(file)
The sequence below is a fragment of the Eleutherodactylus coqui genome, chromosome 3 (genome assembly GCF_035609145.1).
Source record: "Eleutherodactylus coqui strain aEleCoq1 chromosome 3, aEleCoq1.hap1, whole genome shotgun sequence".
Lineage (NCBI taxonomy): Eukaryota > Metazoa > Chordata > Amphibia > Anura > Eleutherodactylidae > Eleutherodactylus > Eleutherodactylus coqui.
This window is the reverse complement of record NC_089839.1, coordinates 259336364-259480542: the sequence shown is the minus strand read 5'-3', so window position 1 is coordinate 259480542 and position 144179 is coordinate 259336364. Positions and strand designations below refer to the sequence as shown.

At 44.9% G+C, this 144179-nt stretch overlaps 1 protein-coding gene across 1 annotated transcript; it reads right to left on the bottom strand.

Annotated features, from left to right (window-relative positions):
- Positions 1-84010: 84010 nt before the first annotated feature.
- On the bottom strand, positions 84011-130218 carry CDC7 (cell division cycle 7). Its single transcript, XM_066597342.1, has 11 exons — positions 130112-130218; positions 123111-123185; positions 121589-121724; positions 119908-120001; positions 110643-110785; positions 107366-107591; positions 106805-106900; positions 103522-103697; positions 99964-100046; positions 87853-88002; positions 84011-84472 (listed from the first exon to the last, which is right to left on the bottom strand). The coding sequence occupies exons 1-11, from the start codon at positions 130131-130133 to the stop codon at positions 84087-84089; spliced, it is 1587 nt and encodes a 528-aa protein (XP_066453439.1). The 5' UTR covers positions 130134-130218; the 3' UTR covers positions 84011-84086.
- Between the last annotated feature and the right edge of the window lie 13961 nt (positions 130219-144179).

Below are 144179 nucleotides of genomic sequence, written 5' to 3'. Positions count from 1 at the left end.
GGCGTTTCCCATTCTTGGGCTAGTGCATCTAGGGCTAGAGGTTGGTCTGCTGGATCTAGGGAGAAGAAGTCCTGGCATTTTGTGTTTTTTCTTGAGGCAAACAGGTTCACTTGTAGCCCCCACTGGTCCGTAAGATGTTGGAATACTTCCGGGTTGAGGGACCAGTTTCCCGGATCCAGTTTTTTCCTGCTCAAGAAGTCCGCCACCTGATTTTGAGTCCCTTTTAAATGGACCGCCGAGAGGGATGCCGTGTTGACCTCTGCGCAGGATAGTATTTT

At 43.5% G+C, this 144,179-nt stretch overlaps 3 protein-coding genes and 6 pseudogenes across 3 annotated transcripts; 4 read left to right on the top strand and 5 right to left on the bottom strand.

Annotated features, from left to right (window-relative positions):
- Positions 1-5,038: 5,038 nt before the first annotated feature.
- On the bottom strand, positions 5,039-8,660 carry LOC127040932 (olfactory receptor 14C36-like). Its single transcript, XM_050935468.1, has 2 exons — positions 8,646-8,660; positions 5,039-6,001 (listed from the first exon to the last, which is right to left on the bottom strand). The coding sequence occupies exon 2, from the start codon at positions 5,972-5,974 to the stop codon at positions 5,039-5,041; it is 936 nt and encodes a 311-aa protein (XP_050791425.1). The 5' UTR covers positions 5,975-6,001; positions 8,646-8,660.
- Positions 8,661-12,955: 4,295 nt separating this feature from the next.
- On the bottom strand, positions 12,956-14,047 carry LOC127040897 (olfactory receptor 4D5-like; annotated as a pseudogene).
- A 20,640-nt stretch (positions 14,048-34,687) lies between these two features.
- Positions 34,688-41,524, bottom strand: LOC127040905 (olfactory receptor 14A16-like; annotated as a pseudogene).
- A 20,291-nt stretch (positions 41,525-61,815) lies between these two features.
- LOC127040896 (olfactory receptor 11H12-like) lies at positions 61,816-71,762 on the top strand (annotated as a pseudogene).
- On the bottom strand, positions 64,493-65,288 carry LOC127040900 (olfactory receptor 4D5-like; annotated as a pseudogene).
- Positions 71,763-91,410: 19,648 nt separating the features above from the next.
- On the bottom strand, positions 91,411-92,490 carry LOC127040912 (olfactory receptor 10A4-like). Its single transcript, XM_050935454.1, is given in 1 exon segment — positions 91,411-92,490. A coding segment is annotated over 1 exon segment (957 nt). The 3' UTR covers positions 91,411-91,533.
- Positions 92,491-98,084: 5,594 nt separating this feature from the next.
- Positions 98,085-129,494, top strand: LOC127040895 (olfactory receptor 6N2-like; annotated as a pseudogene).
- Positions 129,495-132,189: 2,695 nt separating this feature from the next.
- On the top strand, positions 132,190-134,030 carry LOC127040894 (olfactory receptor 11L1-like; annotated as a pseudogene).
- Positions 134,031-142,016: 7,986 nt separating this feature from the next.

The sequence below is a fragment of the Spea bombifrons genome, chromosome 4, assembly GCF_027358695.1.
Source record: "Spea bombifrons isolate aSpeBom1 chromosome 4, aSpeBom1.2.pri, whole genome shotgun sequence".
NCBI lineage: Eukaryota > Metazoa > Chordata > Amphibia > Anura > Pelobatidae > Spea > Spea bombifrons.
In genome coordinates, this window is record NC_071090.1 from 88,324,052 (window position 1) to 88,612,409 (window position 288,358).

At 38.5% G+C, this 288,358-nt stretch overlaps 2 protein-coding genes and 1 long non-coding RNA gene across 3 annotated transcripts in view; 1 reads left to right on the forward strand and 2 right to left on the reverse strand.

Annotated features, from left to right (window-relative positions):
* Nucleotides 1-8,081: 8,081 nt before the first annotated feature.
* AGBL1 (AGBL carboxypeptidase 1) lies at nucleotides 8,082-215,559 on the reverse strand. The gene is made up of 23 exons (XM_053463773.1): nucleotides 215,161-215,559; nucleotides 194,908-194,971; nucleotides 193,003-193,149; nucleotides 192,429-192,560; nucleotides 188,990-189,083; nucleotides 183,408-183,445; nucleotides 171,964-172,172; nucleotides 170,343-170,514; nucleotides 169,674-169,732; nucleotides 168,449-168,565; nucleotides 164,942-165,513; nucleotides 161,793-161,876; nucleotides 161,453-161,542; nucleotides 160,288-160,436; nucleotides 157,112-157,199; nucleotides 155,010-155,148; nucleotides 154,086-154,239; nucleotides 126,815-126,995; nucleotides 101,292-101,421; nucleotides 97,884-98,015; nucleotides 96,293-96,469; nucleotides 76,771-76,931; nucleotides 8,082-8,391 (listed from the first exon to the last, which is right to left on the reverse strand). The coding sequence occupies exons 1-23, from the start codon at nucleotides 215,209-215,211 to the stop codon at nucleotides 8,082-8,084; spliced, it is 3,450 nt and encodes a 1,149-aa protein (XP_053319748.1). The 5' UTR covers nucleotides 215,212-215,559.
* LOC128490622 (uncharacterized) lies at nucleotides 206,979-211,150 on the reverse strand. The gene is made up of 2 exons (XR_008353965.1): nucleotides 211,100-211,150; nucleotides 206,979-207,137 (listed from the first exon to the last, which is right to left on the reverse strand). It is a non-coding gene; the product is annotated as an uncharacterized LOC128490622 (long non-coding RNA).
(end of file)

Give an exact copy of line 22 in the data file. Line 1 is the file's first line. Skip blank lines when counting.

- On the bottom strand, positions 64,493-65,288 carry LOC127040900 (olfactory receptor 4D5-like; annotated as a pseudogene).